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Posts Tagged ‘lto restoration’

Festive fun with LTO

‘Twas the night before Christmas, when all thro’ the house
Not a creature was stirring, not even a mouse;
Save for the IT manager at a German TV channel attempting to restore some footage from their PresStore backup archive in time for a New Year ’s Day TV Show…

To this day we are not sure what was not working, but working it was not. The catalogue of the PresStore backups had been cleared, it was thought that the 200 x LTO4 tapes would no longer be needed, so now a frantic effort was being made to re-create the infrastructure and scan 200 tapes.

With a single LTO4 drive it was already going to be a matter of luck whether the right tape was found in time as even working 24 hours a day you could hope only to get through 40 or so tapes in the time available, and the re-cataloguing kept failing with configuration errors, and so came the call for help, followed by an IT manager in a Volvo bearing LTO tapes and an expression of angst.

One of the benefits of writing one’s own software for various backup formats is that you don’t need to worry about configuration, processing is pretty much a function of tapes drive numbers, and with 20 LTO5 drives running in less than 2 days the PresStore backups had been re-scanned, a catalogue created and the required data identified.

Restoration of the required data from the PresStore backup took about an hour and so with time to spare our hero was racing back under the channel to save the day.

I have no idea who the footage was of, someone I am too old to appreciate I am told, so I apologise now to any Bavarian parent whose New Year peace we were responsible for disrupting, but the happy smiling face of the IT manager made it all worthwhile.

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Mission creep with mail restoration

3,500 backup tapes containing Commvault Galaxy backups from which selected emails are required within 30 days might seem like a tall order, until the tapes arrive and turn out to be 1400 TSM backups on LTO2, 1200 Galaxy on LTO4, 900 NetBackup on LTO1 and LTO2, along with a selection of additional DATs and AIT tapes of unknown origin (it transpired that these were AS/400 SAVLIB). The water having been muddied it now turned to sludge as the court deadline to get the data turned out to be 30 days from 18 days earlier, so there were 12 days until the deadline. One other small detail, the email system in use had changed at some point from Notes to Exchange.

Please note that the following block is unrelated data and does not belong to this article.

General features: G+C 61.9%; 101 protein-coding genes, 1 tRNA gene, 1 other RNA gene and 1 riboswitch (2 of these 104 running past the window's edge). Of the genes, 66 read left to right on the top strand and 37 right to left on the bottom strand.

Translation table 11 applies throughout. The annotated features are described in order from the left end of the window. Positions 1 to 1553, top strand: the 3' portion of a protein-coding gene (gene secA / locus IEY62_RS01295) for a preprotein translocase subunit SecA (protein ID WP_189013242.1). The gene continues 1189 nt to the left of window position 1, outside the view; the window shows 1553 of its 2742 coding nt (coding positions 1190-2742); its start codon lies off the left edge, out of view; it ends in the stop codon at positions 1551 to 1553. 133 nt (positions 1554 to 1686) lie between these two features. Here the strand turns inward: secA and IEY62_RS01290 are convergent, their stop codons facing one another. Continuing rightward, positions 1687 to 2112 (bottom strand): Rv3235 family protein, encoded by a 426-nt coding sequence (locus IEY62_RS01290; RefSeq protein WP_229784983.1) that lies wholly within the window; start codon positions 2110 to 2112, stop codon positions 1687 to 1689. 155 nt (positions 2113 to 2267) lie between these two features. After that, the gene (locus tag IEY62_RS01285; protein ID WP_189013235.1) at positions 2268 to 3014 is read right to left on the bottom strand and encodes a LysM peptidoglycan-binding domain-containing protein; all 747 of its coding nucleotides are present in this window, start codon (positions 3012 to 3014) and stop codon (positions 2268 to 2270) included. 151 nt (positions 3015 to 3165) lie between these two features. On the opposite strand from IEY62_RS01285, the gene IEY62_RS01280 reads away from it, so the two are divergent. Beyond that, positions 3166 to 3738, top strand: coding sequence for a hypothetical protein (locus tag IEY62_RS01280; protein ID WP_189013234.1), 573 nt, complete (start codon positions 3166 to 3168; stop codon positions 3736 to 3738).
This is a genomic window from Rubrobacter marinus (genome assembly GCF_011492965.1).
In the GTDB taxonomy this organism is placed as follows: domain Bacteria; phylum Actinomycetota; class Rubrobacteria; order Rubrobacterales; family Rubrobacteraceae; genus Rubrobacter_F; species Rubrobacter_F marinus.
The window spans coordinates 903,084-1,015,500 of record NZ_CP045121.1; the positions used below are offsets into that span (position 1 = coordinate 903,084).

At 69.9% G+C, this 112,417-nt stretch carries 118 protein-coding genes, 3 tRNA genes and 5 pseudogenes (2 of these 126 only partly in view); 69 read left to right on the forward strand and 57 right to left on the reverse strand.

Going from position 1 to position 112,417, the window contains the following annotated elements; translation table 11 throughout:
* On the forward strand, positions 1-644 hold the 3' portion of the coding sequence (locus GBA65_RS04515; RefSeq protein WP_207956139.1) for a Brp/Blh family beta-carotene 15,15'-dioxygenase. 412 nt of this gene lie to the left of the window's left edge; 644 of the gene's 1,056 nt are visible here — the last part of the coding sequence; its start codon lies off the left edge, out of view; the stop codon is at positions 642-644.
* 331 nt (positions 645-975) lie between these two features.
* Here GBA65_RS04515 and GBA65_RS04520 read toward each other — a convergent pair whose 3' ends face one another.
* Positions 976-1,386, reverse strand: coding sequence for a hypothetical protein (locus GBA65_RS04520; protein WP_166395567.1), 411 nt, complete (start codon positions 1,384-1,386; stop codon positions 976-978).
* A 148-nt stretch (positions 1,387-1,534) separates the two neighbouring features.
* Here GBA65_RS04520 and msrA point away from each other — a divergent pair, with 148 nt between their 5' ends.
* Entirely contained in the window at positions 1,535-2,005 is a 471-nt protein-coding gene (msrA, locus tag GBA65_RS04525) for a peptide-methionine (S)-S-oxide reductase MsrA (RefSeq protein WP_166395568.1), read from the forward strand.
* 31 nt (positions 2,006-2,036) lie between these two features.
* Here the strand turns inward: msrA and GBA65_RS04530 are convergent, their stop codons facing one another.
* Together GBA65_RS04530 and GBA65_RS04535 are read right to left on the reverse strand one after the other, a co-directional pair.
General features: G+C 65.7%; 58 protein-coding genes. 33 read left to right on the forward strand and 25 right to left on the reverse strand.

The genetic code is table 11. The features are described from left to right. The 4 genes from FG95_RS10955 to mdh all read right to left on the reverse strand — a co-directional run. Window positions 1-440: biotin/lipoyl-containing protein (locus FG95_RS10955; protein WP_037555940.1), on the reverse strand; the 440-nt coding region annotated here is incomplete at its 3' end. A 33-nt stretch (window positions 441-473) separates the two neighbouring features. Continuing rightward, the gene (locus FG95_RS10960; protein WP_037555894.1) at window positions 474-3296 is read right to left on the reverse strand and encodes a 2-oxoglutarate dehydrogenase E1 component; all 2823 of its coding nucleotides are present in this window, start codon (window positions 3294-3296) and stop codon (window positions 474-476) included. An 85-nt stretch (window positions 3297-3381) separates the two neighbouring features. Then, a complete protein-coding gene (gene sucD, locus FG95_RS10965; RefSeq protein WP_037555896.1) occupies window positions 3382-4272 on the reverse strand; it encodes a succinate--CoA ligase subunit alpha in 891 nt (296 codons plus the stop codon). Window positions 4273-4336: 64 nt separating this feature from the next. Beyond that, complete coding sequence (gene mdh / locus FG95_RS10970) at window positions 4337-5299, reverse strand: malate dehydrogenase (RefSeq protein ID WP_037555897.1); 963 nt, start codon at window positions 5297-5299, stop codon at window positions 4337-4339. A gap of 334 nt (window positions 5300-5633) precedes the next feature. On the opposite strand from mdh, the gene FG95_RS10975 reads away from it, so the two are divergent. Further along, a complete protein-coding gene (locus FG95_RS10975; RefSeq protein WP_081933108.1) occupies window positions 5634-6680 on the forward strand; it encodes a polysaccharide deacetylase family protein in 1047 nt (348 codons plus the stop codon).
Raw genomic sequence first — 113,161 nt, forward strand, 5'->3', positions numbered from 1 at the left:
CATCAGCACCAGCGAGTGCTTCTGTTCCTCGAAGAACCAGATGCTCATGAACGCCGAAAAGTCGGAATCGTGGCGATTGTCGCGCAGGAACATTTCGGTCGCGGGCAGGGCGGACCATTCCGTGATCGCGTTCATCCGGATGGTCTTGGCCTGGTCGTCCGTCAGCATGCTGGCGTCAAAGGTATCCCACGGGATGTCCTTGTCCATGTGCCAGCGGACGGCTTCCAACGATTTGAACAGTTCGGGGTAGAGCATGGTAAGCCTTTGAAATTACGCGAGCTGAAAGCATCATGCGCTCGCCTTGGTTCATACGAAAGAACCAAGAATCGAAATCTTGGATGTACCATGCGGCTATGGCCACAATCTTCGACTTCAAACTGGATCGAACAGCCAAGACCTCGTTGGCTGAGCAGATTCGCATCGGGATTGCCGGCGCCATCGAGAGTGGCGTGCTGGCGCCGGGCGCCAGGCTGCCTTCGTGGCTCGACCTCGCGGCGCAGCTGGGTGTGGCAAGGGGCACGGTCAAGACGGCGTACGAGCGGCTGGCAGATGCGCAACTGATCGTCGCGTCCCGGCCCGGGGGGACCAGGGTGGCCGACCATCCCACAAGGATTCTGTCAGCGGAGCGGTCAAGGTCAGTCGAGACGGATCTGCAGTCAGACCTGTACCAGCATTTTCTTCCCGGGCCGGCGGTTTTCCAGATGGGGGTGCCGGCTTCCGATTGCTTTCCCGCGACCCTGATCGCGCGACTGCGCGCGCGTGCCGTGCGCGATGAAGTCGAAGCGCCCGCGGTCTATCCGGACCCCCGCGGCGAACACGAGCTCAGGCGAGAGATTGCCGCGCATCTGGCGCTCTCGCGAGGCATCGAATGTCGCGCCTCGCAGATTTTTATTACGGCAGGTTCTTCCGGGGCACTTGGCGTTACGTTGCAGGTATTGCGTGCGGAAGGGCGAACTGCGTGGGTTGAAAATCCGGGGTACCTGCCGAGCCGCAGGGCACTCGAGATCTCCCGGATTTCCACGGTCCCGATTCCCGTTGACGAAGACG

Planning around formats such as NetBackup and Galaxy where there is at least the option to position along tape to filemarks and get backup set information without having read every block of data is one thing, for TSM there was no option but to read every block of every tape and identify all of the file present.

Under such circumstances using the originating backup applications is not an option, for NetBackup and Galaxy where this would be possible, the infrastructure set-up requirement prior to starting work would take us past the deadline. With TSM it is just not an option. To meet the deadline tapes had to be “spinning” from day 0.

This is where the benefit of having written your own “non-native” restoration software and having spent years proving it in live situations reaps rewards. Rather than needing media servers to host drives & backup servers to host backup software, we were able to process the tapes using single PC systems each with 4 tape drives attached and scale up to 60+ drives running simultaneously on a 24/7 basis, filtering the file information as we went to identify Exchange backups and Notes files and where found process the tapes in question and restore the data. The deadline was met, not easily, but a day early.

Whilst there are cases where using the originating “native” backup application is the way to go, in a case like this being able to scale up processing with the relatively simple addition of Windows PCs each with multiple tape drives and no requirement for additional servers is what made it possible.


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